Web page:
– contention or contest for the mastery; struggle, combat, fight, battle; controversy BARGAIN 1375 obs. exc. Sc.
– contention or strife PALAVER c1740 W. Afr.
– contention, quarrel; angry altercation BICKER 1330
– contention, strife CERTATION 1572 obs.
– contention, strife, conflict, quarrelling, wrangling, altercation BICKERMENT 1682
– contention, strife, contest; dispute DECERTATION 1635 obs.
– contention, strife, discord, argument BATE a1300 obs. exc. Eng. dial.
– contention, strife, dispute, controversy, argument CONCERTATION 1509 obs.
– contention, strife, dissension, quarrelling, wrangling; a quarrel DEBATE a1300 arch.
– contention, strife, quarrel, fighting BARRAT c1300 obs.
 contention, strife, quarrelling DEBATEMENT 1590 obs. rare
– contention, strife; the act of fighting; a fight, battle, contest DIMICATION 1623 rare
– contention, struggle KEMPING 1816 Sc.
– contention, the condition or character of being pugnacious; inclination to fight; quarrelsomeness PUGNACITY E17
– contention, wrangling; strife YED 1719 Sc.
– discord manifested in contention or strife; variance, dissension, quarrelling JAR 1546
– petty, frivolous contention; squabbling BANGLING 1612 obs.
– the moment of contention or decision; a decision, a pledge LICKING POST M19 US sl.
– verbal contention, dispute, controversy, argument TOIL a1300 obs.
 
CONTEND etc. – NOUNS, PERSON
– a causer of contention or strife BATE-MAKER a1564 obs.
– a causer of contention or strife; a person waging regular war BELLIGERENT 1811
 a contentious, demanding, harassing, annoying, or otherwise vexatious person; a cruel taskmaster; a strict disciplinarian; a nagging or domineering woman BALLBUSTER c1944 US sl.
 a contentious, demanding, harassing, or otherwise vexatious individual; a cruel taskmaster or a strict disciplinarian; a nagging or domineering woman ASS-BREAKER 1961 Amer. sl.
 a contentious, argumentative person THREAPER 1899 Eng. dial.
 a contentious, hot-headed fellow SQUARER 1599 obs.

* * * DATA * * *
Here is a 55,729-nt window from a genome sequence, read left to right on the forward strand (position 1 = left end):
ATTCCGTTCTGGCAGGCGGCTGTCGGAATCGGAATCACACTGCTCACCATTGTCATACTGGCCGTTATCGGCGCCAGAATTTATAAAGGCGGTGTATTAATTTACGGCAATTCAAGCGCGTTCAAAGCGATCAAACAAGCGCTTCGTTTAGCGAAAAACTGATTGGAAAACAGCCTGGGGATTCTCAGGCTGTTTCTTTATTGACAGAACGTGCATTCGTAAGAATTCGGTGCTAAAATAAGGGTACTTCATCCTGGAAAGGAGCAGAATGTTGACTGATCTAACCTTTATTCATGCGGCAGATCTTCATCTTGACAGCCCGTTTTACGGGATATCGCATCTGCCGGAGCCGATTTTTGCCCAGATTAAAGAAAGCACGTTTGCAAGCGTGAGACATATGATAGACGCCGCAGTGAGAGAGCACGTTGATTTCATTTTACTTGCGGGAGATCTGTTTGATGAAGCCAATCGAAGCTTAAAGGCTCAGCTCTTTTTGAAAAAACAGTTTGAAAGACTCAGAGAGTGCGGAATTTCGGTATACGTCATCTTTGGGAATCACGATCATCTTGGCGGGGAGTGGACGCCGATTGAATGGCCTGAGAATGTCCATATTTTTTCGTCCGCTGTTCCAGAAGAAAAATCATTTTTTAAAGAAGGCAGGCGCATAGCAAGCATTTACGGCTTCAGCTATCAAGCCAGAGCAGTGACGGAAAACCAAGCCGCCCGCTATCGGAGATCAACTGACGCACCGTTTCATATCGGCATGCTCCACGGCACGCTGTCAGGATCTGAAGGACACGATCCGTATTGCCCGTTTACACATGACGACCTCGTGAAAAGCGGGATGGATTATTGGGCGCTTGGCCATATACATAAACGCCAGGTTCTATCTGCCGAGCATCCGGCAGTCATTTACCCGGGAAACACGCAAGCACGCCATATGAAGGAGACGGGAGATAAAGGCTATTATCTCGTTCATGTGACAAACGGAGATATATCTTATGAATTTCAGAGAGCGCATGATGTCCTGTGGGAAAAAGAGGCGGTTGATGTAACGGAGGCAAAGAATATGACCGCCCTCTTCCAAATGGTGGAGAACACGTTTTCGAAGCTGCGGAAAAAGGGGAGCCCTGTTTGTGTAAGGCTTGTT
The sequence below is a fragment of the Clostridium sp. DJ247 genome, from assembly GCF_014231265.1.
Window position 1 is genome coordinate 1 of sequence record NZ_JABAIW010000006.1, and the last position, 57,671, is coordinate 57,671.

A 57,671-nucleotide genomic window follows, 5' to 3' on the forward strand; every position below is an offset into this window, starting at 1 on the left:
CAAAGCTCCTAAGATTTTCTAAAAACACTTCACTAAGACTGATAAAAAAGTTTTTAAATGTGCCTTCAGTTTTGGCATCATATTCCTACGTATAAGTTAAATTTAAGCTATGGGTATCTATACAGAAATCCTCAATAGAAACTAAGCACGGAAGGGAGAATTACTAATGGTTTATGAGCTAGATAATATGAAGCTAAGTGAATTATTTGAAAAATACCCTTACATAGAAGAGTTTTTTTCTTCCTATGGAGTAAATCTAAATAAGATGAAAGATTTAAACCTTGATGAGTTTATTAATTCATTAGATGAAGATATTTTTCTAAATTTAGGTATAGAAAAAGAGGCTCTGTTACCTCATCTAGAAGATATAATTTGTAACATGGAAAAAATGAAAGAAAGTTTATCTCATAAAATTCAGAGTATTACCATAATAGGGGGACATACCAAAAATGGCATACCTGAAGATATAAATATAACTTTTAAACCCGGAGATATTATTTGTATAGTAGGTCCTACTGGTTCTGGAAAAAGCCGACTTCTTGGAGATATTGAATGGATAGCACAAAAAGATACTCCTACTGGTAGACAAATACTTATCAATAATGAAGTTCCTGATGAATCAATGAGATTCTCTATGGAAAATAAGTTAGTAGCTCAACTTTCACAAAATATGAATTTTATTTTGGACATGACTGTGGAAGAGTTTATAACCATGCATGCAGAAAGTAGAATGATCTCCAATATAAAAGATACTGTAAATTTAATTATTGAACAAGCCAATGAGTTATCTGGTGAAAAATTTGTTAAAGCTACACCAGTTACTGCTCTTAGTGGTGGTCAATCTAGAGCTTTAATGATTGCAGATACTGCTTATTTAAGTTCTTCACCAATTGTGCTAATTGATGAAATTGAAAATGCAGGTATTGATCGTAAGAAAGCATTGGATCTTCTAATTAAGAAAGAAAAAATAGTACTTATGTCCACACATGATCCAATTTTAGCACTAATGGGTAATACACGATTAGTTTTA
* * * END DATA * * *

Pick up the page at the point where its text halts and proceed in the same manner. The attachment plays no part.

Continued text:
a contentious, irritable, scolding woman BANGREE Bk1888 Sc.
 a contentious or quarrelsome person DEBATER 1388 obs.
 a contentious or quarrelsome person THREAP 1898 Eng. dial.
 a contentious person; a caviller ARGLE-BARGLER 1820 Sc.
 a contentious person; a defamer RAIL Bk1905 Eng. dial.
– a person who breeds contention or strife; a quarrelsome person; one who incites to mischief BREED-BATE  1593 obs.
– a person who causes contention and quarrels QUARREL-BREEDER 1611 obs.
 a person who contends or fights DIGLADIATOR 1803 obs. or arch., literary usage
– a person who contends or strives; a fighter; a keen and vigorous worker, esp. one who strives to outdo his fellows KEMPER 1721 Sc.
– a person who contends, strives, or works vigorously CAMPIE;  CAMPY 1923 Sc.
– a person who creates contention or discord; a breeder of strife; a mischief-maker; a quarrelsome person MAKEBATE 1529 arch.
– a person who creates contention or discord; a breeder of strife MAKE-DEBATE 1741 obs.
– a person who creates contention or discord; a breeder of strife MAKE-STRIFE 1617 obs.

CONTEND etc. – PHRASES
– in contention IN THE HUNT 1957 Aust. sl.
 
CONTEND etc. – VERBS
– to become involved in contention; to argue TANGLE 1535 obs.
– to cause contention; to stir up trouble, strife, or war SOW DRAGONS’ TEETH 1850
– to contend YADDLE Bk1905 Sc. obs.
– to contend against another, to be at strife with VARY 1496 obs.
– to contend against, to set oneself in opposition, to act in opposition or offer resistance to OPPONE 1513 obs.
to contend brazenly or defiantly that something false or improbable is the case DOWNFACE 1762 orig. & chiefly Irish